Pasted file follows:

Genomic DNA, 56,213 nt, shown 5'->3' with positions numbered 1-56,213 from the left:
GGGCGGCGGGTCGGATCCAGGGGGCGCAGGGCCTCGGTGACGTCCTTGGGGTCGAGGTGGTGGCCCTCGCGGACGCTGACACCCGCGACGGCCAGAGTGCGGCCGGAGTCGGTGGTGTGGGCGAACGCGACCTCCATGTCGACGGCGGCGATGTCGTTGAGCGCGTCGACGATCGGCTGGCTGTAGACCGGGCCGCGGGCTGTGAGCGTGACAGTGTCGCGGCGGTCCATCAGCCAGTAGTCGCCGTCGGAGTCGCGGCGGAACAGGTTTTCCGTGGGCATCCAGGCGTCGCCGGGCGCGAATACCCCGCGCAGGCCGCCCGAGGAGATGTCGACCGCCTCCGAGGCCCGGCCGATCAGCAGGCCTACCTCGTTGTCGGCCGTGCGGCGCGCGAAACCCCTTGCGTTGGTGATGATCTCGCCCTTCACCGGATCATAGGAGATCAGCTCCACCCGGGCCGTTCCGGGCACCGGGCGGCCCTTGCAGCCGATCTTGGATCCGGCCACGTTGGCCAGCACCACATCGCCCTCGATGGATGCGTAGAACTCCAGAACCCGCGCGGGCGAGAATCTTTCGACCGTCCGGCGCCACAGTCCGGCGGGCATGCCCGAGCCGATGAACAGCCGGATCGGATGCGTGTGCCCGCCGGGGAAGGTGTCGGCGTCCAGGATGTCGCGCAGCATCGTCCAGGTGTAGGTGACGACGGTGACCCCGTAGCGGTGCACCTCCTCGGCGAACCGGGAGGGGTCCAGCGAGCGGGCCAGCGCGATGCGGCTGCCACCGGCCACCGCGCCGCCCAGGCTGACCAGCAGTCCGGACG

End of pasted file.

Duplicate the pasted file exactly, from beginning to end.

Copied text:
Genomic DNA, 56,213 nt, shown 5'->3' with positions numbered 1-56,213 from the left:
GGGCGGCGGGTCGGATCCAGGGGGCGCAGGGCCTCGGTGACGTCCTTGGGGTCGAGGTGGTGGCCCTCGCGGACGCTGACACCCGCGACGGCCAGAGTGCGGCCGGAGTCGGTGGTGTGGGCGAACGCGACCTCCATGTCGACGGCGGCGATGTCGTTGAGCGCGTCGACGATCGGCTGGCTGTAGACCGGGCCGCGGGCTGTGAGCGTGACAGTGTCGCGGCGGTCCATCAGCCAGTAGTCGCCGTCGGAGTCGCGGCGGAACAGGTTTTCCGTGGGCATCCAGGCGTCGCCGGGCGCGAATACCCCGCGCAGGCCGCCCGAGGAGATGTCGACCGCCTCCGAGGCCCGGCCGATCAGCAGGCCTACCTCGTTGTCGGCCGTGCGGCGCGCGAAACCCCTTGCGTTGGTGATGATCTCGCCCTTCACCGGATCATAGGAGATCAGCTCCACCCGGGCCGTTCCGGGCACCGGGCGGCCCTTGCAGCCGATCTTGGATCCGGCCACGTTGGCCAGCACCACATCGCCCTCGATGGATGCGTAGAACTCCAGAACCCGCGCGGGCGAGAATCTTTCGACCGTCCGGCGCCACAGTCCGGCGGGCATGCCCGAGCCGATGAACAGCCGGATCGGATGCGTGTGCCCGCCGGGGAAGGTGTCGGCGTCCAGGATGTCGCGCAGCATCGTCCAGGTGTAGGTGACGACGGTGACCCCGTAGCGGTGCACCTCCTCGGCGAACCGGGAGGGGTCCAGCGAGCGGGCCAGCGCGATGCGGCTGCCACCGGCCACCGCGCCGCCCAGGCTGACCAGCAGTCCGGACG